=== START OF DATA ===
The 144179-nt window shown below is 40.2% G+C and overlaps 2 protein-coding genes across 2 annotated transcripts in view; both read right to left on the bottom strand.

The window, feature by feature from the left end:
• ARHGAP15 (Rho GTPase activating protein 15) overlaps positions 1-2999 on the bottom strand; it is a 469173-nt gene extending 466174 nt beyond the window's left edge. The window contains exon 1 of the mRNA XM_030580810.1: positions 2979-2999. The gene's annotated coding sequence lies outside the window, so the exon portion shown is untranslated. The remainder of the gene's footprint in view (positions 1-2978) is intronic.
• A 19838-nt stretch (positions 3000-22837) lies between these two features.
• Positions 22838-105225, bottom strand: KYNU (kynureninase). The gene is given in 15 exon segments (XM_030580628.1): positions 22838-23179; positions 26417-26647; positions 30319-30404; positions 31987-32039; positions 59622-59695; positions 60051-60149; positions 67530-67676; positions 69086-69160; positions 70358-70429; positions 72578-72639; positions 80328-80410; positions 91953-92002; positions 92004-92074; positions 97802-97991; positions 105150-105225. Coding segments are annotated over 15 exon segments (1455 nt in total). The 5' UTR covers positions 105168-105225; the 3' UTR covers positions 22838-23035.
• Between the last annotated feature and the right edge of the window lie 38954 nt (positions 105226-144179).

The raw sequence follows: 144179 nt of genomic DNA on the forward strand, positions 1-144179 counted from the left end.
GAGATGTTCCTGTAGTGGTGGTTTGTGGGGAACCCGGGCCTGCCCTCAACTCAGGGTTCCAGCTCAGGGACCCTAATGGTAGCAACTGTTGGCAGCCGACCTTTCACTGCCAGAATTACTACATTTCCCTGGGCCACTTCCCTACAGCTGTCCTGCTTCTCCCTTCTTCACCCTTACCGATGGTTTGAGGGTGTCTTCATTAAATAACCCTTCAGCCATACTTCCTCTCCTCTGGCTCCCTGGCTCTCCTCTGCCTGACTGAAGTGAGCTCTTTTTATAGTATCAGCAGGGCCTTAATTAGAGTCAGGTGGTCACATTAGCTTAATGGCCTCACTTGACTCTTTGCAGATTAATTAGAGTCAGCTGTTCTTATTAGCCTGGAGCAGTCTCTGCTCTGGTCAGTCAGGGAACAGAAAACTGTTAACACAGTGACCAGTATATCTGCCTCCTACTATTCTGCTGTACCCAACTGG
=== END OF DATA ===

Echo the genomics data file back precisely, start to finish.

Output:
The 144179-nt window shown below is 40.2% G+C and overlaps 2 protein-coding genes across 2 annotated transcripts in view; both read right to left on the bottom strand.

The window, feature by feature from the left end:
• ARHGAP15 (Rho GTPase activating protein 15) overlaps positions 1-2999 on the bottom strand; it is a 469173-nt gene extending 466174 nt beyond the window's left edge. The window contains exon 1 of the mRNA XM_030580810.1: positions 2979-2999. The gene's annotated coding sequence lies outside the window, so the exon portion shown is untranslated. The remainder of the gene's footprint in view (positions 1-2978) is intronic.
• A 19838-nt stretch (positions 3000-22837) lies between these two features.
• Positions 22838-105225, bottom strand: KYNU (kynureninase). The gene is given in 15 exon segments (XM_030580628.1): positions 22838-23179; positions 26417-26647; positions 30319-30404; positions 31987-32039; positions 59622-59695; positions 60051-60149; positions 67530-67676; positions 69086-69160; positions 70358-70429; positions 72578-72639; positions 80328-80410; positions 91953-92002; positions 92004-92074; positions 97802-97991; positions 105150-105225. Coding segments are annotated over 15 exon segments (1455 nt in total). The 5' UTR covers positions 105168-105225; the 3' UTR covers positions 22838-23035.
• Between the last annotated feature and the right edge of the window lie 38954 nt (positions 105226-144179).

The raw sequence follows: 144179 nt of genomic DNA on the forward strand, positions 1-144179 counted from the left end.
GAGATGTTCCTGTAGTGGTGGTTTGTGGGGAACCCGGGCCTGCCCTCAACTCAGGGTTCCAGCTCAGGGACCCTAATGGTAGCAACTGTTGGCAGCCGACCTTTCACTGCCAGAATTACTACATTTCCCTGGGCCACTTCCCTACAGCTGTCCTGCTTCTCCCTTCTTCACCCTTACCGATGGTTTGAGGGTGTCTTCATTAAATAACCCTTCAGCCATACTTCCTCTCCTCTGGCTCCCTGGCTCTCCTCTGCCTGACTGAAGTGAGCTCTTTTTATAGTATCAGCAGGGCCTTAATTAGAGTCAGGTGGTCACATTAGCTTAATGGCCTCACTTGACTCTTTGCAGATTAATTAGAGTCAGCTGTTCTTATTAGCCTGGAGCAGTCTCTGCTCTGGTCAGTCAGGGAACAGAAAACTGTTAACACAGTGACCAGTATATCTGCCTCCTACTATTCTGCTGTACCCAACTGG